Derbyshire workers during the last century are pictured in this collection of retro photographs.
These photos provide an insight of how the workforce and workplace has changed over the last century.
Pictured are miners, farmers and workers in the growing engineering industry which provided a lot of jobs because of the machinery.
Big factories have long gone and with them the camaraderie that the large workforces enjoyed over the years.
Here’s a look back at some of the industries and jobs that have vanished and the team spirit that prevailed amongst colleagues.
1. Trebor sweet factory
Seeking a safer place to make sweets, far from Nazi bombs, the firm found an old brewery in Derbyshire. Created within the chaos of wartime, the Chesterfield factory was to become one of Trebor’s most important operations. Photo: submit
2. John Smedley
John Smedley factory workers. The business was founded in 1784, at Lea Mills, in Matlock, by John Smedley and his associate Peter Nightingale. Inspired by Richard Arkwright who had pioneered the factory system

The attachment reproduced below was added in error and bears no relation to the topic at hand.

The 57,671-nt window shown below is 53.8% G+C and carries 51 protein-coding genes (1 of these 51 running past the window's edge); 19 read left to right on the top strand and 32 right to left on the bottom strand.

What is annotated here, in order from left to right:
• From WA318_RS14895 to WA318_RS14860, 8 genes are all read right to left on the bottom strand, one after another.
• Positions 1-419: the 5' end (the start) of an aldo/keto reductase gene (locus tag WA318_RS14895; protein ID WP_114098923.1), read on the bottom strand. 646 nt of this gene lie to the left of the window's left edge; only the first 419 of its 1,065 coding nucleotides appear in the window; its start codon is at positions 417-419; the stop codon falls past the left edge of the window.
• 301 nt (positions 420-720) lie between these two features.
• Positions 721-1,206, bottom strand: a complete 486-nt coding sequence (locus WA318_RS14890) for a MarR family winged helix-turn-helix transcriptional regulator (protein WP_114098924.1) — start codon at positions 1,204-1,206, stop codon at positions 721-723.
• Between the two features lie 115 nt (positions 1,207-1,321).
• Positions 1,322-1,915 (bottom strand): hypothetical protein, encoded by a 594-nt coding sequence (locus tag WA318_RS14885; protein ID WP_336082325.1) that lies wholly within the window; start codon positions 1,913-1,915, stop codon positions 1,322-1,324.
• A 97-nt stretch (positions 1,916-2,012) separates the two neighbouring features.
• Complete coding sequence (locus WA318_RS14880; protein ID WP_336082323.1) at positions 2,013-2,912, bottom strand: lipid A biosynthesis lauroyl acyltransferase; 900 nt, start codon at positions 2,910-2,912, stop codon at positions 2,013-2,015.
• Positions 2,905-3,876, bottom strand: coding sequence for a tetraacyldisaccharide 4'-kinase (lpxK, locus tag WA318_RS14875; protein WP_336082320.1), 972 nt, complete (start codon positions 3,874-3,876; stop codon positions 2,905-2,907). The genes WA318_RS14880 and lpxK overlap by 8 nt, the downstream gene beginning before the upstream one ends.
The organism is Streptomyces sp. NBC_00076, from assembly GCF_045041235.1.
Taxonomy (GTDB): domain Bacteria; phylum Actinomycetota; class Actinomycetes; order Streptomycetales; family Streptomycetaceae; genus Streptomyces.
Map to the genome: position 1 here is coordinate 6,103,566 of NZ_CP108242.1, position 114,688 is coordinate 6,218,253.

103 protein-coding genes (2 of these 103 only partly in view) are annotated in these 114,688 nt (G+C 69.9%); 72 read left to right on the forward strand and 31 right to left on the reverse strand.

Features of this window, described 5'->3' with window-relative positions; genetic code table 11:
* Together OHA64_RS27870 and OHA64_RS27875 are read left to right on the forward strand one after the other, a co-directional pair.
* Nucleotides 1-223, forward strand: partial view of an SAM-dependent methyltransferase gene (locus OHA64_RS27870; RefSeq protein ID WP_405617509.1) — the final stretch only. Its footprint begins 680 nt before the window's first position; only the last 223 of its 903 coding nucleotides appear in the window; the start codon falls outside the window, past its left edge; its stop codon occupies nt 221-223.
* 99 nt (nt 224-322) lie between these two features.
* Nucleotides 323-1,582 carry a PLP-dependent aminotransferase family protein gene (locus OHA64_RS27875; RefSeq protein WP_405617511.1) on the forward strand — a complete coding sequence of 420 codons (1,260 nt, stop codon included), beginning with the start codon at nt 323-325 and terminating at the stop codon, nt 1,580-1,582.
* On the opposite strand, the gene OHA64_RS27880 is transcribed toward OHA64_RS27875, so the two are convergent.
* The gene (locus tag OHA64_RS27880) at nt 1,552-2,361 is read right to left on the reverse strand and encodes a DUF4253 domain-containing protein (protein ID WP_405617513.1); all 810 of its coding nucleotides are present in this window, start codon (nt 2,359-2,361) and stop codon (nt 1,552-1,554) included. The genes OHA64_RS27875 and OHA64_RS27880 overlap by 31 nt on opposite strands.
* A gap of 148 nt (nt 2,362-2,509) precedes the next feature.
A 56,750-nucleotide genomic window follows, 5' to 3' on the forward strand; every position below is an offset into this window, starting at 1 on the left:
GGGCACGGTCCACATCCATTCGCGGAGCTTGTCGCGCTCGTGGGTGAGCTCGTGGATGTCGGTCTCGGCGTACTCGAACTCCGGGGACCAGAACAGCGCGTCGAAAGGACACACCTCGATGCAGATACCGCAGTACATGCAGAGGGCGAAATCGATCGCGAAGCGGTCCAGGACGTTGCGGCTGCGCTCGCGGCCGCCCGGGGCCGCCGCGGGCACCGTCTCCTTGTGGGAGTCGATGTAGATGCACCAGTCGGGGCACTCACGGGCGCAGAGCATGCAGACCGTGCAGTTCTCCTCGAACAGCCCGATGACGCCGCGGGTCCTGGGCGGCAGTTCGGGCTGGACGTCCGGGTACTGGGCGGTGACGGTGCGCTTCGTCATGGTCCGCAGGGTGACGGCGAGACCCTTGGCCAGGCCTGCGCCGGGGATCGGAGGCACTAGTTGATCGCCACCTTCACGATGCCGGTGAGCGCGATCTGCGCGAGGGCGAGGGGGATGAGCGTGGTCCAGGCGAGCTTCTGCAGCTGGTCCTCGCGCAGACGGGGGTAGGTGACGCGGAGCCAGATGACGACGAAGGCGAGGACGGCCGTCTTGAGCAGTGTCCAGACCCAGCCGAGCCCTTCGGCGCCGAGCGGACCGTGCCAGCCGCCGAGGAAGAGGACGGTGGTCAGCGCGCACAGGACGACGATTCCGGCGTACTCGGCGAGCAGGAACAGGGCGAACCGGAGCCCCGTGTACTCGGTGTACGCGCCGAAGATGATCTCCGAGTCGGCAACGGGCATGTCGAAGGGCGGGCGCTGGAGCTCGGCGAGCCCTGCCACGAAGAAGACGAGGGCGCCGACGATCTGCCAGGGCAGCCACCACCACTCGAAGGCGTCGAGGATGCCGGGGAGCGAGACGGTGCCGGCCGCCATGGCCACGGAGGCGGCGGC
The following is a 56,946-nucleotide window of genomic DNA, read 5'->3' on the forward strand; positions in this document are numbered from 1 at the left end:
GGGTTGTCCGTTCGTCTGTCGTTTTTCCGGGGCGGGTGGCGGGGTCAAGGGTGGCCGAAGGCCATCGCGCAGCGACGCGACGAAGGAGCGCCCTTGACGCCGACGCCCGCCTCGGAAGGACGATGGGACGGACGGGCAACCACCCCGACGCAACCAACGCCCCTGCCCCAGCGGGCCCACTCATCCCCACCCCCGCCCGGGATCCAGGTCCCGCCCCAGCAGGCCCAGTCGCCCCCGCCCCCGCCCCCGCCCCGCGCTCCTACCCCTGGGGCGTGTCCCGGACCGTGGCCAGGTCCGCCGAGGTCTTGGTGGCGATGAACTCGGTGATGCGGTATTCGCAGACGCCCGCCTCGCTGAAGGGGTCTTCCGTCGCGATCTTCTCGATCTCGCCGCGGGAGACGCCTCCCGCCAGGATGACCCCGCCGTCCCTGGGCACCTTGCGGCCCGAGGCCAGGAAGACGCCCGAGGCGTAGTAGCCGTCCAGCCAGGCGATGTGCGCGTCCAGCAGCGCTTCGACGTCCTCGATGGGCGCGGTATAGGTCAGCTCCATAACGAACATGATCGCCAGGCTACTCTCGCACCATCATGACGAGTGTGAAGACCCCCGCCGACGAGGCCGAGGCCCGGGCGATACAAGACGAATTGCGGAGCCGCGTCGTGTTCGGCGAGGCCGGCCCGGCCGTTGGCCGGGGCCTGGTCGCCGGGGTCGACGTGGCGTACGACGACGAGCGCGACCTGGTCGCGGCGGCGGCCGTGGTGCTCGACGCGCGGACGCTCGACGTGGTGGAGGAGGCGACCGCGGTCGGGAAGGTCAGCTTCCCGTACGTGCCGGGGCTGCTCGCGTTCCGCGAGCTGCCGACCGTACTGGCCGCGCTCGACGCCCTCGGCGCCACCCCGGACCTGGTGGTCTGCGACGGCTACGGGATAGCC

13 years earlier, the pair set about building a spinning mill. Lea Mills was an ideal setting – the brook that runs through the village provided motive power and a constant source of running water. Photo: submit
3. Rolls Royce
A production-built, Rolls Royce RB 211 three-shaft turbofan power unit at the Derby factory's Aero Division as used in Lockheed L-1011 TriStars. The fan module is pictured balanced on a Schenck HL50 machine which is unusually large and measures 'unbalance' forces rather than displacement. Pictured taken on January 7, 1971. (Photo by Fox Photos/Getty Images) Photo: Fox Photos
4. Lea Mills
Women machining garments at Lea Mills, Matlock, in May, 1968. Founded in 1784 by Thomas Smedley the mills have been modernised by the present company, John Smedley Ltd. (Photo by George Freston/Getty Images) Photo: George Freston